35. Piao Y-S, Wakabayashi K, Hayashi S, Yoshimoto M, Takahashi H (2000) Aggregation of α-synuclein/NACP in the neuronal and glial cells in diffuse Lewy body disease: a survey of six patients. Clin Neuropathol 19:163–169PubMedGoogle Scholar
  36. Wakabayashi K, Takahashi H (1996) Gallyas-positive, tau-negative glial inclusions in Parkinson’s disease midbrain. Neurosci Lett 217:133–136View ArticlePubMedGoogle Scholar
  37. Takenoshita H (1987) Electron microscopic nerve fiber analysis of the cranial nerves in the rat. Fukushima Igaku Zasshi 37:223–243Google Scholar
  38. Hillarp NA (1960) Peripheral autonomic mechanisms. In: Field J, Magoun HW, Hall VE (eds) Handbook of physiology. American Physiological Society, Washington DCGoogle Scholar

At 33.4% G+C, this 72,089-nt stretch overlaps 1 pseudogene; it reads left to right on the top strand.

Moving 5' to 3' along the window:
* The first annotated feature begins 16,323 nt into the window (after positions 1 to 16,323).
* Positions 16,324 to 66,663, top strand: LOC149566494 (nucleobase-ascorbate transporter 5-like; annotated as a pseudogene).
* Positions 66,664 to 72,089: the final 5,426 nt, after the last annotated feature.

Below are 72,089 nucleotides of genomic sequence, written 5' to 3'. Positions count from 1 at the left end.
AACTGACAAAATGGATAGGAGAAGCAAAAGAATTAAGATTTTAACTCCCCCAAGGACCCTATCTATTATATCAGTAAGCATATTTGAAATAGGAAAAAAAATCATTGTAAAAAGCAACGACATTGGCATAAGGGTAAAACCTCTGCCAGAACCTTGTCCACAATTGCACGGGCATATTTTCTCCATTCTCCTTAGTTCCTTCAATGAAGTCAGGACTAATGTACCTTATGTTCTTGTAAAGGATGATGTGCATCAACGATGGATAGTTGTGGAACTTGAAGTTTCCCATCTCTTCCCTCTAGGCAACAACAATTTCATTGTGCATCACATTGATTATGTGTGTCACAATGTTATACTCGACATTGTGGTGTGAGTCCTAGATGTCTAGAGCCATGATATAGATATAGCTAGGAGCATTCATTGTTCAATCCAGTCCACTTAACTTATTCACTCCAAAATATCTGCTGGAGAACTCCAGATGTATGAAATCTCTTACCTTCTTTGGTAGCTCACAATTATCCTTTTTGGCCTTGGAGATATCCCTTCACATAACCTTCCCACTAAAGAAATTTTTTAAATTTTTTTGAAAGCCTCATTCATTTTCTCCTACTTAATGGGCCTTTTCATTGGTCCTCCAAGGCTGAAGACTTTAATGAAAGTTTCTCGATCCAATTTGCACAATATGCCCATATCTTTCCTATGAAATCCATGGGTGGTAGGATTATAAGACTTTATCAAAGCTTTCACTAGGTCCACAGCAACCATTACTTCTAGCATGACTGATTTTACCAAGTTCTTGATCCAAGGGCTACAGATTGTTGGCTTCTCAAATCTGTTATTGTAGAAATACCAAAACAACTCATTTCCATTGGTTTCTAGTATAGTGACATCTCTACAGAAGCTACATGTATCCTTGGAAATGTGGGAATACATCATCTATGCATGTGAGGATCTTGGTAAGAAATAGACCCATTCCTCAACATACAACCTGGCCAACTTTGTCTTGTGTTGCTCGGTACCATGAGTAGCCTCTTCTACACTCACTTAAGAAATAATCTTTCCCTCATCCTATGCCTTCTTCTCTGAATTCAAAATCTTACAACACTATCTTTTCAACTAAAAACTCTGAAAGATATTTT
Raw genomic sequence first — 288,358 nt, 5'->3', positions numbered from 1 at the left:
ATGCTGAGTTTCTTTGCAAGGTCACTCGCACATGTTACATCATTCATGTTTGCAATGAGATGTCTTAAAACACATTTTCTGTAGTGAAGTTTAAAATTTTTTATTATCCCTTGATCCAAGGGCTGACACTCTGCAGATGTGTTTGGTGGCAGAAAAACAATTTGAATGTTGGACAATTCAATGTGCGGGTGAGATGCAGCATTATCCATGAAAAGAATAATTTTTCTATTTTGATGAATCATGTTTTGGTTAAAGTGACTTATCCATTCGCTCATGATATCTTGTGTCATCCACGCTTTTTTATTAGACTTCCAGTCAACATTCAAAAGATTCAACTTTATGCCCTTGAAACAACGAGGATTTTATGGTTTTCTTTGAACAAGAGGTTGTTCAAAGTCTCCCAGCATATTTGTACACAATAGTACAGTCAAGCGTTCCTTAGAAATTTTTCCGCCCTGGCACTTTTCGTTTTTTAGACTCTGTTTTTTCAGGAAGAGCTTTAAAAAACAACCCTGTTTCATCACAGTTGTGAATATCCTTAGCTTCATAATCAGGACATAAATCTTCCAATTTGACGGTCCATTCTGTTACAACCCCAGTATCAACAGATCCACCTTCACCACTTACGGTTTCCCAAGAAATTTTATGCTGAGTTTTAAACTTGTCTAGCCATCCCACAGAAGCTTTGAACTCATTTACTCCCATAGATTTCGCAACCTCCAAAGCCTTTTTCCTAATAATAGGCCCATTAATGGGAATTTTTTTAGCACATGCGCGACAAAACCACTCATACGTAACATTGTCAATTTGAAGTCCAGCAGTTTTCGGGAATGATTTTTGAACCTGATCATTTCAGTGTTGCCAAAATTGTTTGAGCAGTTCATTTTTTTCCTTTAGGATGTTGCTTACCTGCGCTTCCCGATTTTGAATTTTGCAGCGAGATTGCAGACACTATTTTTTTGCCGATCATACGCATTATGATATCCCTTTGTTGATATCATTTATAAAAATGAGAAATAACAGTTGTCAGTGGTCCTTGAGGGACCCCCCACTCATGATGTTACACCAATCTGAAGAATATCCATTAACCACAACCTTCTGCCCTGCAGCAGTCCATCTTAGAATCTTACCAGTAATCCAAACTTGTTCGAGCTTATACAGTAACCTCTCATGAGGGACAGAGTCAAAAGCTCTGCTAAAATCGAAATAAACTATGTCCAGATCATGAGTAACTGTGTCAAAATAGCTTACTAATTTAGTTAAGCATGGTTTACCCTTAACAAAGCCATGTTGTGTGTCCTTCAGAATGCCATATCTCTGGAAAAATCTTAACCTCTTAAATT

39. Ikeda K, Akiyama H, Haga C, Kondo H, Arima K, Oda T (1994) Argyrophilic thread-like structure in corticobasal degeneration and supranuclear palsy. Neurosci Lett 174:157–159View ArticlePubMedGoogle Scholar
  40. Arima K (1996) Tubular profile of the gallyas- and tau-positive argyrophilic threads in corticobasal degeneration: an electronmicroscopic study. Neuropathology 16:65–70View ArticleGoogle Scholar
  41. Arima K, Nakamura M, Sunohara N, Ogawa M, Anno M, Izumiyama Y, Hirai S, Ikeda K (1997) Ultrastructural characterization of the tau-immunoreactive tubules in the oligodendroglial perikarya and their inner loop processes in progressive supranuclear palsy. Acta Neuropathol 93:558–566View ArticlePubMedGoogle Scholar
  42. Beirowski B (2013) Concepts for regulation of axon integrity by enwrapping glia. Front Cell Neurosci 7:256View ArticlePubMed CentralPubMedGoogle Scholar